In Smalley's honor, Rice's Space Science Building, where the buckyball was discovered, has been named a National Historical Chemical Landmark by the American Chemical Society. A commemorative bronze plaque will be displayed outside Room 337, not far from where the discovery was made.

Wade Adams, Smalley Institute director, hopes to put that classroom to good use in building a new educational program around Smalley's beliefs. "The buckyball is a strange yet beautiful molecule that, 25 years after its discovery, still has a 'wow' effect on children of all ages," Adams said. "Our expanded program will use the ‘wow' to inspire the next generation of scientists and engineers to explore nanospace, as Smalley and I were inspired to be scientists as we explored outer space."

The Year of Nano's high point comes in October, when Rice hosts a major symposium on nanotechnology's past, present and future. That event, Oct. 11-13, will coincide with the 10-10-10 Gala and the Oct. 11 Bucky ‘Ball,' an on-campus celebration of all things nano. The Smalley Institute will have a nano-themed vehicle in Houston's famous Art Car Parade in May, and the institute's Tuna Fest, one of the most popular campus gatherings of the year, will return this summer.

Lockheed Martin is the primary sponsor of the Year of Nano events. The company's involvement is a natural fit for Rice, Adams said. The institutions already partner in the Lockheed Martin Advanced Nanotechnology Center of Excellence at Rice, aka LANCER, through which researchers in academia tackle the high-tech industry's toughest problems.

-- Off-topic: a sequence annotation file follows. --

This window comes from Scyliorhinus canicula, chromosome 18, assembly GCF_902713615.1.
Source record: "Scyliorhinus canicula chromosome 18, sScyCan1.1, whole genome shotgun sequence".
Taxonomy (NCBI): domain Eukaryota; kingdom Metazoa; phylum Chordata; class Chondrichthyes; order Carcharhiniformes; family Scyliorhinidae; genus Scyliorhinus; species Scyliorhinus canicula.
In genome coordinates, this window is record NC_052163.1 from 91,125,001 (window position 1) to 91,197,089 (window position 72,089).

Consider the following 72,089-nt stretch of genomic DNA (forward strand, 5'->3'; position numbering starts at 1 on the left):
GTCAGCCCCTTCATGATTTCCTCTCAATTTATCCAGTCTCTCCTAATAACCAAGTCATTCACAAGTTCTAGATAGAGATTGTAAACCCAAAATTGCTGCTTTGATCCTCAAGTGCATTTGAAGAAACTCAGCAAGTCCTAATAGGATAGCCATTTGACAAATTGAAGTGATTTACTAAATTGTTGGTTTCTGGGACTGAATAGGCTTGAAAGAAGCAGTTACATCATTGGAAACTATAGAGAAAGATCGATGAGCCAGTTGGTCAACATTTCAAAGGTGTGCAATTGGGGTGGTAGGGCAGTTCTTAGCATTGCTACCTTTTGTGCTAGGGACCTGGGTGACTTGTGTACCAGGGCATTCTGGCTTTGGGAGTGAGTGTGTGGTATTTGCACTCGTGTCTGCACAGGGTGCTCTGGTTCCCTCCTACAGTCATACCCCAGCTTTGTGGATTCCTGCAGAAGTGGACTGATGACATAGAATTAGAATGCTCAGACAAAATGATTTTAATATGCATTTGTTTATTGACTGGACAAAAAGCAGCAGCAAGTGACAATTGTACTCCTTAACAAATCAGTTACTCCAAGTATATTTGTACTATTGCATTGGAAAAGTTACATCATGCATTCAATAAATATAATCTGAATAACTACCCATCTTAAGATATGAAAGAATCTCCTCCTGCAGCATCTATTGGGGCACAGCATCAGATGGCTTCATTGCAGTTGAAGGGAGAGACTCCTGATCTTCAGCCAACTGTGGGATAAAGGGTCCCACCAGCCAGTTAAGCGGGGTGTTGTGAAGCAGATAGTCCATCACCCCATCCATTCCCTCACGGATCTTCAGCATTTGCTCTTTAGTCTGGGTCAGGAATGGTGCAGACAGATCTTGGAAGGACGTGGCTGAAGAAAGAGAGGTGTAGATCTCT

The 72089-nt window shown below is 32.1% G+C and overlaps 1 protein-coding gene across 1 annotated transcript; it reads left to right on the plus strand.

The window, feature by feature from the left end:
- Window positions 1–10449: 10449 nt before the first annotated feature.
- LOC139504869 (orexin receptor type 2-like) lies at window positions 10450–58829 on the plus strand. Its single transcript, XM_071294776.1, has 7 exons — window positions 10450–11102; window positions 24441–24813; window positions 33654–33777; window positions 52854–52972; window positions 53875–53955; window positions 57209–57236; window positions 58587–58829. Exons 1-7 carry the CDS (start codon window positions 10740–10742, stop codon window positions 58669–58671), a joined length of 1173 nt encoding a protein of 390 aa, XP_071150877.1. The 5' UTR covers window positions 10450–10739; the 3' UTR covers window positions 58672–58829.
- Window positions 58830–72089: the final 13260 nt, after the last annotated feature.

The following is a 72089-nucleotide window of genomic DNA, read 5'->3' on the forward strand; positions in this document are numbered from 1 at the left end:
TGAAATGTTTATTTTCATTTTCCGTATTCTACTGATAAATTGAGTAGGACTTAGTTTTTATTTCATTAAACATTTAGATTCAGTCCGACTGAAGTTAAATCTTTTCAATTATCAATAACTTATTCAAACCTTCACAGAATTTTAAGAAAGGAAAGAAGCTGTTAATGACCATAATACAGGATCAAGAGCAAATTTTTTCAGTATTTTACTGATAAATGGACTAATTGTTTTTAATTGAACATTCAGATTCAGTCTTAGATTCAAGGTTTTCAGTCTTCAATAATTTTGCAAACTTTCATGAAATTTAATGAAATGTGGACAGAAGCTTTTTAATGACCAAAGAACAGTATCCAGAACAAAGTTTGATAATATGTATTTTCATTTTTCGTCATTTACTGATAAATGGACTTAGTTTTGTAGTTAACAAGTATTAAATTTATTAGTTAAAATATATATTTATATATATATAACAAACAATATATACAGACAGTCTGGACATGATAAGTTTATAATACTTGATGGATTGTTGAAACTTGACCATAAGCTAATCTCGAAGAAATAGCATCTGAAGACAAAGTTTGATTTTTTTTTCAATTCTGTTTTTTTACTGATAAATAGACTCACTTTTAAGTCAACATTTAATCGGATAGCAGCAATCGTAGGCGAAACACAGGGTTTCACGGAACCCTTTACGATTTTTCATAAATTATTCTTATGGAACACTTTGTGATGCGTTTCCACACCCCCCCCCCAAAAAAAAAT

For information about the Year of Nano, the symposium and associated events, visit buckyball.smalley.rice.edu.

####

For more information, please click here

Contacts:
Mike Williams
713-348-6728

Copyright © Rice University

If you have a comment, please Contact us.

Issuers of news releases, not 7th Wave, Inc. or Nanotechnology Now, are solely responsible for the accuracy of the content.

Bookmark:
Delicious Digg Newsvine Google Yahoo Reddit Magnoliacom Furl Facebook

Related News Press

News and information

Nanotech-enabled moisturizer speeds healing of diabetic skin wounds: Spherical nucleic acids silence gene that interferes with wound healing April 24th, 2015

Fast and accurate 3-D imaging technique to track optically trapped particles April 24th, 2015

Pseudoparticles travel through photoactive material: KIT scientists measure important process in the conversion of light energy -- publication in Nature Communications April 24th, 2015

Scientists Use Nanoscale Building Blocks and DNA 'Glue' to Shape 3D Superlattices: New approach to designing ordered composite materials for possible energy applications April 23rd, 2015

Jobs

SUNY Poly & M+W Make Major Announcement: Major Expansion To Include M+W Owned Gehrlicher Solar America Corporation That Will Create up to 400 Jobs to Develop Solar Power Plants at SUNY Poly Sites Across New York State March 26th, 2015

Is US immigration policy 'STEMming' innovation? Study sheds light on why foreign STEM students stay in US or return home March 11th, 2015